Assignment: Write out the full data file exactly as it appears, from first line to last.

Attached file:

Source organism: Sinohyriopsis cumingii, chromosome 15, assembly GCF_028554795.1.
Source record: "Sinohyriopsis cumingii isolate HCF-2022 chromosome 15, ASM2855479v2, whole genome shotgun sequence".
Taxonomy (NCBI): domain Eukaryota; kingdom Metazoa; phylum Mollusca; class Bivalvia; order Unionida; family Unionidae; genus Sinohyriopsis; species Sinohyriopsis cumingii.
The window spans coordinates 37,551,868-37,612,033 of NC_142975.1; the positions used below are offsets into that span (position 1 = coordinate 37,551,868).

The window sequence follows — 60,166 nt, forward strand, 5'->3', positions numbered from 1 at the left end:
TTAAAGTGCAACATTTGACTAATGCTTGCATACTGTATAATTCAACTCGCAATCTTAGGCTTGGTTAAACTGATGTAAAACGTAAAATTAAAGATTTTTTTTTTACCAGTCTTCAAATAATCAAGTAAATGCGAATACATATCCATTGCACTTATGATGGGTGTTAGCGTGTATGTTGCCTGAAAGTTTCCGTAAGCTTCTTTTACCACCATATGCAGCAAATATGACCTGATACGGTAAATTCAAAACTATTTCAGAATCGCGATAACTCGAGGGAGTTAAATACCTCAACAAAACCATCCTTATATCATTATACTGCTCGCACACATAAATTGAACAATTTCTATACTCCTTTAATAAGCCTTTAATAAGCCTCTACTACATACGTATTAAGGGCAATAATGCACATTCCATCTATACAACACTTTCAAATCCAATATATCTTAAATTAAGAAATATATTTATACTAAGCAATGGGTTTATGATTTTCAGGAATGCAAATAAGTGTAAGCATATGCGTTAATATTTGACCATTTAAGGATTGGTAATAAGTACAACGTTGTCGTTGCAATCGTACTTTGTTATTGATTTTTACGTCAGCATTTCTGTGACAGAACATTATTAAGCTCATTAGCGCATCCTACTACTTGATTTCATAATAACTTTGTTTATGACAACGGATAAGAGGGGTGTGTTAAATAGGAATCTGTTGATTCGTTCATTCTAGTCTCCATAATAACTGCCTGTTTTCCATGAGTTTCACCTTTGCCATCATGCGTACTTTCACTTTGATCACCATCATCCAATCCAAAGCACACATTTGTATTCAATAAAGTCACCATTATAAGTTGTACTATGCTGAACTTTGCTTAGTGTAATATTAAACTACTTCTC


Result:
Source organism: Sinohyriopsis cumingii, chromosome 15, assembly GCF_028554795.1.
Source record: "Sinohyriopsis cumingii isolate HCF-2022 chromosome 15, ASM2855479v2, whole genome shotgun sequence".
Taxonomy (NCBI): domain Eukaryota; kingdom Metazoa; phylum Mollusca; class Bivalvia; order Unionida; family Unionidae; genus Sinohyriopsis; species Sinohyriopsis cumingii.
The window spans coordinates 37,551,868-37,612,033 of NC_142975.1; the positions used below are offsets into that span (position 1 = coordinate 37,551,868).

The window sequence follows — 60,166 nt, forward strand, 5'->3', positions numbered from 1 at the left end:
TTAAAGTGCAACATTTGACTAATGCTTGCATACTGTATAATTCAACTCGCAATCTTAGGCTTGGTTAAACTGATGTAAAACGTAAAATTAAAGATTTTTTTTTTACCAGTCTTCAAATAATCAAGTAAATGCGAATACATATCCATTGCACTTATGATGGGTGTTAGCGTGTATGTTGCCTGAAAGTTTCCGTAAGCTTCTTTTACCACCATATGCAGCAAATATGACCTGATACGGTAAATTCAAAACTATTTCAGAATCGCGATAACTCGAGGGAGTTAAATACCTCAACAAAACCATCCTTATATCATTATACTGCTCGCACACATAAATTGAACAATTTCTATACTCCTTTAATAAGCCTTTAATAAGCCTCTACTACATACGTATTAAGGGCAATAATGCACATTCCATCTATACAACACTTTCAAATCCAATATATCTTAAATTAAGAAATATATTTATACTAAGCAATGGGTTTATGATTTTCAGGAATGCAAATAAGTGTAAGCATATGCGTTAATATTTGACCATTTAAGGATTGGTAATAAGTACAACGTTGTCGTTGCAATCGTACTTTGTTATTGATTTTTACGTCAGCATTTCTGTGACAGAACATTATTAAGCTCATTAGCGCATCCTACTACTTGATTTCATAATAACTTTGTTTATGACAACGGATAAGAGGGGTGTGTTAAATAGGAATCTGTTGATTCGTTCATTCTAGTCTCCATAATAACTGCCTGTTTTCCATGAGTTTCACCTTTGCCATCATGCGTACTTTCACTTTGATCACCATCATCCAATCCAAAGCACACATTTGTATTCAATAAAGTCACCATTATAAGTTGTACTATGCTGAACTTTGCTTAGTGTAATATTAAACTACTTCTC